Poland’s challenge to the European rule of law

Why the recent CC ruling is just the tip of the iceberg

Amidst the incessant flow of news and updates on the COVID-19 pandemic and the US presidential elections, that are definitely set up to be among the most defining events of the decade, in the past few weeks yet another situation of socio-political turmoil has surged to the forefront of European and international political attention: Poland.

The country is currently days into movements of civil unrest, with protests and mass demonstrations flooding the streets of the main cities and gaining the attention of news outlets all over the world.

And as for every protest that suddenly gains such a large scale this fast, the overarching cause can never be pinpointed to a single event: rather, Poland has had an array of intertwined socio-political tensions boiling under the surface for too long, that only needed a triggering event to erupt.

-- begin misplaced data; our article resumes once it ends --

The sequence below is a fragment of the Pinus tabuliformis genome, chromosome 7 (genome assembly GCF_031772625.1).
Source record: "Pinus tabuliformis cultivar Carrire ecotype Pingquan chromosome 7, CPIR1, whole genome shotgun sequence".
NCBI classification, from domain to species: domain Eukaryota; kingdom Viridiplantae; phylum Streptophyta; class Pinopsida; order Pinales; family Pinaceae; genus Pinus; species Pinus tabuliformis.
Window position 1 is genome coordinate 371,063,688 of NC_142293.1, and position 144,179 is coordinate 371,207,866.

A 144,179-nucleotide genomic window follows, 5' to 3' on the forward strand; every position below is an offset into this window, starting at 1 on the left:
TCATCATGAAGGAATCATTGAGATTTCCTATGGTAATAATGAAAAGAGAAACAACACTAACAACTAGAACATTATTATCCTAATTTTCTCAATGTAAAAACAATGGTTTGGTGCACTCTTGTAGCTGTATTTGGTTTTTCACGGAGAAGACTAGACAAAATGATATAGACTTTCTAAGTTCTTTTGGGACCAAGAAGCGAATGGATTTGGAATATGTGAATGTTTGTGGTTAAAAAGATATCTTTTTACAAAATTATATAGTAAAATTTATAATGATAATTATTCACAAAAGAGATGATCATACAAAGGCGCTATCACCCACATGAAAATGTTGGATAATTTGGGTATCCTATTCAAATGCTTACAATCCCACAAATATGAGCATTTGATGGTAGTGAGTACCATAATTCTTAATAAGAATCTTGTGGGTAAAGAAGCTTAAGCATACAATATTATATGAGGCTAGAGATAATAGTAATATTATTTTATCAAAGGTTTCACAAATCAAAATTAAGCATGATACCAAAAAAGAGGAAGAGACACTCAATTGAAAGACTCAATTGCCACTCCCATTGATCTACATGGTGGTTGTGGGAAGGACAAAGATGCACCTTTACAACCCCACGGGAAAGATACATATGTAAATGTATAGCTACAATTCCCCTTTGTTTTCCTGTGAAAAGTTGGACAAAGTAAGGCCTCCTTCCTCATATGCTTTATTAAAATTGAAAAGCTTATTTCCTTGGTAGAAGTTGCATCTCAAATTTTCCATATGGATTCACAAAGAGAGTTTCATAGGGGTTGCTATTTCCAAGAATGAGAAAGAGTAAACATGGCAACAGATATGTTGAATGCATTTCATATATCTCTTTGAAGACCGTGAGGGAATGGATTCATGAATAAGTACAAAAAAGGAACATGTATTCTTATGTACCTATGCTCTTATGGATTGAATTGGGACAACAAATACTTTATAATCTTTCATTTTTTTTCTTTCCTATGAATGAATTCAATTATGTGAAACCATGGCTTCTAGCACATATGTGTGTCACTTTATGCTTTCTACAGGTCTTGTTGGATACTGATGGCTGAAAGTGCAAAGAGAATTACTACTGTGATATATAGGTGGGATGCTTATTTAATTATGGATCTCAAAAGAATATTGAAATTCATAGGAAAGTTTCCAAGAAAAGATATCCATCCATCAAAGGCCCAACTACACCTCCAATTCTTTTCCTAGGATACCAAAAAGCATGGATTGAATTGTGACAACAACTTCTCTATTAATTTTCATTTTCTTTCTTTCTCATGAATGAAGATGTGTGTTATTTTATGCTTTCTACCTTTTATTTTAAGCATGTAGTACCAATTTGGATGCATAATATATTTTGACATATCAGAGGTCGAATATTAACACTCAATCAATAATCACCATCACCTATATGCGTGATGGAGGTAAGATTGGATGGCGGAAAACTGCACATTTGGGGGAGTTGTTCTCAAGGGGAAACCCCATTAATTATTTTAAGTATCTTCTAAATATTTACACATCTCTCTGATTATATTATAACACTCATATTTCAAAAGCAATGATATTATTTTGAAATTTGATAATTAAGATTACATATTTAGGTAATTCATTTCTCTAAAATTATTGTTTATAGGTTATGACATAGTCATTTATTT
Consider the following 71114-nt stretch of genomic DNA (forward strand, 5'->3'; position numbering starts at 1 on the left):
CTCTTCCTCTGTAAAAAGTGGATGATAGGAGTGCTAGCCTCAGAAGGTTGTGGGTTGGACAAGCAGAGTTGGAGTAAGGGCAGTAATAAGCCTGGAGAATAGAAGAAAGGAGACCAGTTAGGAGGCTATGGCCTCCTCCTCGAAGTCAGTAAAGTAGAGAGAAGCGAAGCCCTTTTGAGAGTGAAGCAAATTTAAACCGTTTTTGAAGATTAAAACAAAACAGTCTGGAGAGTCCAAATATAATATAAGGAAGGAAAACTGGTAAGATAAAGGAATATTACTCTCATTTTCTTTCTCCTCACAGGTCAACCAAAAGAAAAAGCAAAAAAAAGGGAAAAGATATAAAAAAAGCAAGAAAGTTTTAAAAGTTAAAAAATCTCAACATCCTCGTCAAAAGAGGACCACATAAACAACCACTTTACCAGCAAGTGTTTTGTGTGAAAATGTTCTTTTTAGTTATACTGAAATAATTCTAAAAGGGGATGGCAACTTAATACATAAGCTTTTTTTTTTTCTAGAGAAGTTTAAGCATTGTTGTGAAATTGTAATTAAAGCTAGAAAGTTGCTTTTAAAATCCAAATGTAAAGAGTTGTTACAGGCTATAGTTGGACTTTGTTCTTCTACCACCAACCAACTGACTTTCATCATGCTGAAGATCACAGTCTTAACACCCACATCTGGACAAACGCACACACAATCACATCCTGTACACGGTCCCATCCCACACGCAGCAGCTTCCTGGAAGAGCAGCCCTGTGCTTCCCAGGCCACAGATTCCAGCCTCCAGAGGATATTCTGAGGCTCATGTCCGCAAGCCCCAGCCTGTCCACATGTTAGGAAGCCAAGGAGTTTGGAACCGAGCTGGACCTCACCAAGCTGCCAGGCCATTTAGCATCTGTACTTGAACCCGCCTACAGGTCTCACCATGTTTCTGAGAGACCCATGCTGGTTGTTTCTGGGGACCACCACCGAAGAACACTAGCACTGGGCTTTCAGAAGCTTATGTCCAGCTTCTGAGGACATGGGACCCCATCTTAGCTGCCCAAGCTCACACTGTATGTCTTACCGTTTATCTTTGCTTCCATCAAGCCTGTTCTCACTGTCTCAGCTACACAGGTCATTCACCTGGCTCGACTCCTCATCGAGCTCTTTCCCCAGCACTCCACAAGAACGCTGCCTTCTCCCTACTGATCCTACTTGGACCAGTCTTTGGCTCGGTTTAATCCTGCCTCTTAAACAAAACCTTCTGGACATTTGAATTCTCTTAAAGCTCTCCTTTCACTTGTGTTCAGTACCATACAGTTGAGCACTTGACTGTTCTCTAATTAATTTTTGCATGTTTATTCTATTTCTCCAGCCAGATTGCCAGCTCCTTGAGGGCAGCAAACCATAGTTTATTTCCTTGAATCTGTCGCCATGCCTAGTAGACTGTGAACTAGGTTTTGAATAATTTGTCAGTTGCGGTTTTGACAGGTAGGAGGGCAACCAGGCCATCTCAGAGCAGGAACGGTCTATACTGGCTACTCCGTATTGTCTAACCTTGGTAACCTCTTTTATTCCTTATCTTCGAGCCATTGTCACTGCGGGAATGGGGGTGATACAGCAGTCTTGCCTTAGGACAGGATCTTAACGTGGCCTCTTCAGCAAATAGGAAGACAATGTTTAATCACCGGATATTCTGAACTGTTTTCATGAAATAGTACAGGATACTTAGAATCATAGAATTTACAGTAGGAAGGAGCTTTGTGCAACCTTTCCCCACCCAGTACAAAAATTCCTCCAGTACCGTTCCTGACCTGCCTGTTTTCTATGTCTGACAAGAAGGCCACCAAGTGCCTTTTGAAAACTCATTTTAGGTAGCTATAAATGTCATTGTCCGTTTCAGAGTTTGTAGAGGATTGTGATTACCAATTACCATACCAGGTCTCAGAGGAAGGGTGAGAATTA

In this case, the latter was the Polish Constitutional Court’s ruling issued on October 22nd that officially outlawed abortion, even in case of severe foetal defects or life-threatening conditions. Such a decision came as a shock to most of the liberal Western countries; however, a closer analysis of the events of the past years can demonstrate how Poland’s ruling party has longtime been reinforcing its iron grip on the Constitutional Court and on the Polish judicial system as a whole, subduedly using it as its longa manus to advance and protect its political interests at large (and religious ones too, seen its firmly Catholic matrix). The new abortion ban is of course a prime example of that, but it’s just the tip of the iceberg.